There are several bills that have been introduced that ban teachers or employers from instructing their students or employees that there is institutional racism or sexism in this country, or that certain groups are privileged while others are oppressed because of their “race, color, national origin, or sex.”
In general, these bills prohibit teaching students and employees “to believe” certain concepts because doing so would constitute discrimination on the basis of race, color, national origin, or sex under the law. These concepts can be discussed, but only so long as it is in an objective manner that does not endorse any of the concepts. Those concepts include the ideas that:
- “No individual is inherently racist, sexist, or oppressive, whether consciously or unconsciously, solely by virtue of his or her race or sex.”
- “No race is inherently superior to another race.”
- “No individual should be discriminated against or receive adverse treatment solely or partly on the basis of race, color, national origin, religion, disability, or sex.”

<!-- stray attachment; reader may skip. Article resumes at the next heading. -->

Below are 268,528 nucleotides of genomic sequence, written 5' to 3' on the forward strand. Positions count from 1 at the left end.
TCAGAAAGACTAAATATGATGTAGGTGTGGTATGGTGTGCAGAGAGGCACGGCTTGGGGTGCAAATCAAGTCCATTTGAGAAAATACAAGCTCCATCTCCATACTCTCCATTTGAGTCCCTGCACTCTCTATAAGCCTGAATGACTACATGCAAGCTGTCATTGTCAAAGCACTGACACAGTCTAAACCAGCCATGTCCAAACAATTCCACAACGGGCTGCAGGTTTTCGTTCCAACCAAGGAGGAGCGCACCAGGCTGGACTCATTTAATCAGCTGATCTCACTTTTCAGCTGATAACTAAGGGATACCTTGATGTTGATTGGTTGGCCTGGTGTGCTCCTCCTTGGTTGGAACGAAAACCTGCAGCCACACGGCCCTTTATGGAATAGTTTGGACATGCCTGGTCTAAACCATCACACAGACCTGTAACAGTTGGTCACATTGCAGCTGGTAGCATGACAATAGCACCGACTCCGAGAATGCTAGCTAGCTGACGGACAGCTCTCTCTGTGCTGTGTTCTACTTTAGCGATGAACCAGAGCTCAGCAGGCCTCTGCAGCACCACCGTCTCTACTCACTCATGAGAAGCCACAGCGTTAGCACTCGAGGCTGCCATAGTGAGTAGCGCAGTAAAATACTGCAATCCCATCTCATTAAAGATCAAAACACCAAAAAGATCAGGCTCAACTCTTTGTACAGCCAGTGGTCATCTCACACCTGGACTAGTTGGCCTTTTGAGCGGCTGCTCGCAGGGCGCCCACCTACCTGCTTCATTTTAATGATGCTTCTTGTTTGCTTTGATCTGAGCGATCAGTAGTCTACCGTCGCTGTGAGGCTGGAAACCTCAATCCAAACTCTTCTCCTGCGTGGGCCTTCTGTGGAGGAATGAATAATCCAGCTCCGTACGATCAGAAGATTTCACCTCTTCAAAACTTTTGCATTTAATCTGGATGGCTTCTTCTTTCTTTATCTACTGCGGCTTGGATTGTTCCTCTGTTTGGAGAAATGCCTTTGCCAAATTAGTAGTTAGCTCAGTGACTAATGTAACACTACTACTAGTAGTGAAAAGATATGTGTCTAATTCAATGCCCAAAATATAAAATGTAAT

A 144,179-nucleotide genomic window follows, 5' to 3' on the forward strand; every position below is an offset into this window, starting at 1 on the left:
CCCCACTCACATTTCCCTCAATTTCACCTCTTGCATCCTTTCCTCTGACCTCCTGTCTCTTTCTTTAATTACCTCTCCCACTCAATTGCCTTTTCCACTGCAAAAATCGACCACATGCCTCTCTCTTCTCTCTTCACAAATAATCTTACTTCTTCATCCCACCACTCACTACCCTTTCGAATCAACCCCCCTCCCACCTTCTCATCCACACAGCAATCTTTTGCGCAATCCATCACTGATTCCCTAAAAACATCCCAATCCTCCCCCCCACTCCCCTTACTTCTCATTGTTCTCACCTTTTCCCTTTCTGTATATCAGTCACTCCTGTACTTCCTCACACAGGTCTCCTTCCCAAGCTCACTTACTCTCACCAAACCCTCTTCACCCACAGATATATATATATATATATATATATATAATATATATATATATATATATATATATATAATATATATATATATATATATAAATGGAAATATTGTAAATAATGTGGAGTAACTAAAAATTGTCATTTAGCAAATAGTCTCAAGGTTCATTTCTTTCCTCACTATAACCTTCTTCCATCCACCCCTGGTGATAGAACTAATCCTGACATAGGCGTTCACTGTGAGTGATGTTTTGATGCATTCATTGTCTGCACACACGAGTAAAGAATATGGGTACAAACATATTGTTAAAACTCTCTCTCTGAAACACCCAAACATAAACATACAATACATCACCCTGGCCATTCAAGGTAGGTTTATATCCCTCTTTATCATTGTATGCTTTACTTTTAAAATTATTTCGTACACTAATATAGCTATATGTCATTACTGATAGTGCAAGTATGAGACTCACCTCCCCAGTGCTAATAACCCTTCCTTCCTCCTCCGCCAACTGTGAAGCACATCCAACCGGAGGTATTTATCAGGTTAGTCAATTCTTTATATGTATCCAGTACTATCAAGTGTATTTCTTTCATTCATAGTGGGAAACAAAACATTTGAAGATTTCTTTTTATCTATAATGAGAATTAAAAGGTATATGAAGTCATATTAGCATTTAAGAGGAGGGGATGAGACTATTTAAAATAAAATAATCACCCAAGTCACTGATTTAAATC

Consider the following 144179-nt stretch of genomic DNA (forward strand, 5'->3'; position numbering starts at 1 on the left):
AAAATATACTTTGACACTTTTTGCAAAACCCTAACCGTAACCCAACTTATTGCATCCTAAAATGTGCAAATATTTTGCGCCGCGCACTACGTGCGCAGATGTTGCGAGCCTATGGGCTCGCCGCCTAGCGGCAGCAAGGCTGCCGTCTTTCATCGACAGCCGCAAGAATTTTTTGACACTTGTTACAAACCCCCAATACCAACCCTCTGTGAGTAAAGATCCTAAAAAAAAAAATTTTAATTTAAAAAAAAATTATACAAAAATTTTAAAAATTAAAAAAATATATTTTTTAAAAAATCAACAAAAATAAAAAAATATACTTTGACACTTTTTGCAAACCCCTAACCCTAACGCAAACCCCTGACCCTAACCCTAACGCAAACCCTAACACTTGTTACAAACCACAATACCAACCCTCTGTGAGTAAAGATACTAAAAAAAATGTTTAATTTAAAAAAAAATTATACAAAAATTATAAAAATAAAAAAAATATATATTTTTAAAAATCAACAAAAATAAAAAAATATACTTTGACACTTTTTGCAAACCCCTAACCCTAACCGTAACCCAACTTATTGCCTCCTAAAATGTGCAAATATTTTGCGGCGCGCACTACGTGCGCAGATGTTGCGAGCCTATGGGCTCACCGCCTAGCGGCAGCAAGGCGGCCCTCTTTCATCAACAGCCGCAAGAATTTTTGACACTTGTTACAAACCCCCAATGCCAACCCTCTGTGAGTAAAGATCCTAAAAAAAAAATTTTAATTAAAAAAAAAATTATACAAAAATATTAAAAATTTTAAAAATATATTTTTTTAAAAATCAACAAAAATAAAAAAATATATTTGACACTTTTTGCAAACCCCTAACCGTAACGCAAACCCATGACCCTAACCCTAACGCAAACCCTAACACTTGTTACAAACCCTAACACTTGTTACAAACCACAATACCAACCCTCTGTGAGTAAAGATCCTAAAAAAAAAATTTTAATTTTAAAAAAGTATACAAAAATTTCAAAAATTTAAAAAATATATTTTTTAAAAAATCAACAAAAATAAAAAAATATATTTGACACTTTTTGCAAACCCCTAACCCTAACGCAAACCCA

- “Meritocracy or traits such as a hard work ethic are not racist but fundamental to the right to pursue happiness and be rewarded for industry.”
- “An individual, by virtue of his or her race or sex, does not bear responsibility for actions committed in the past by other members of the same race or sex.”
- “An individual should not be made to feel discomfort, guilt, anguish, or any other form of psychological distress on account of his or her race.”
Assigned to committees 1/12/2022: Judiciary; State Affairs; Education & Employment
Favorable report from Judiciary, 1/26/2022
Now in State Affairs Committee, 1/26/2022
Assigned to committees, 9/17/21: Education & Employment; Public Integrity & Elections; State Affairs
Assigned to committees, 1/12/2022: Education; Rules
Favorable by Education Committee, 1/18/2022
Now in Rules Committee
Assigned to committees, 10/13/2021: Judiciary; Government Oversight; Rules
There are several bills that change compensation for school board members.